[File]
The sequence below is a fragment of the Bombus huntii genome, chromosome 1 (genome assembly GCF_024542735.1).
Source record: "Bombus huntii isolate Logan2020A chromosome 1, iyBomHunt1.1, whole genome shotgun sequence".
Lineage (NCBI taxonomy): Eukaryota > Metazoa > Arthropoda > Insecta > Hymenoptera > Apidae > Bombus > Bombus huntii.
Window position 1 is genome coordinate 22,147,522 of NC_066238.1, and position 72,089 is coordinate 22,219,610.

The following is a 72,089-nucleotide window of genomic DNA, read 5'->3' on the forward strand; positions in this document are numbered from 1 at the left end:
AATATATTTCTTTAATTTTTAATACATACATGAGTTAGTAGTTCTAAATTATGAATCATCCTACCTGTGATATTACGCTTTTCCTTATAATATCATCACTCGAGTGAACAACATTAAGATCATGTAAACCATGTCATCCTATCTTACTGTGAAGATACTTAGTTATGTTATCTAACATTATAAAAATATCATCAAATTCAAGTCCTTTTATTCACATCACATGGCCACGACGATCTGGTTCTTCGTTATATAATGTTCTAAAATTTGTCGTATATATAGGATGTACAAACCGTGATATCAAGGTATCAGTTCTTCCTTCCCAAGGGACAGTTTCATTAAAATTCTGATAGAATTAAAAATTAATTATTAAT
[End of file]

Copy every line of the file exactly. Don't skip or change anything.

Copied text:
The sequence below is a fragment of the Bombus huntii genome, chromosome 1 (genome assembly GCF_024542735.1).
Source record: "Bombus huntii isolate Logan2020A chromosome 1, iyBomHunt1.1, whole genome shotgun sequence".
Lineage (NCBI taxonomy): Eukaryota > Metazoa > Arthropoda > Insecta > Hymenoptera > Apidae > Bombus > Bombus huntii.
Window position 1 is genome coordinate 22,147,522 of NC_066238.1, and position 72,089 is coordinate 22,219,610.

The following is a 72,089-nucleotide window of genomic DNA, read 5'->3' on the forward strand; positions in this document are numbered from 1 at the left end:
AATATATTTCTTTAATTTTTAATACATACATGAGTTAGTAGTTCTAAATTATGAATCATCCTACCTGTGATATTACGCTTTTCCTTATAATATCATCACTCGAGTGAACAACATTAAGATCATGTAAACCATGTCATCCTATCTTACTGTGAAGATACTTAGTTATGTTATCTAACATTATAAAAATATCATCAAATTCAAGTCCTTTTATTCACATCACATGGCCACGACGATCTGGTTCTTCGTTATATAATGTTCTAAAATTTGTCGTATATATAGGATGTACAAACCGTGATATCAAGGTATCAGTTCTTCCTTCCCAAGGGACAGTTTCATTAAAATTCTGATAGAATTAAAAATTAATTATTAAT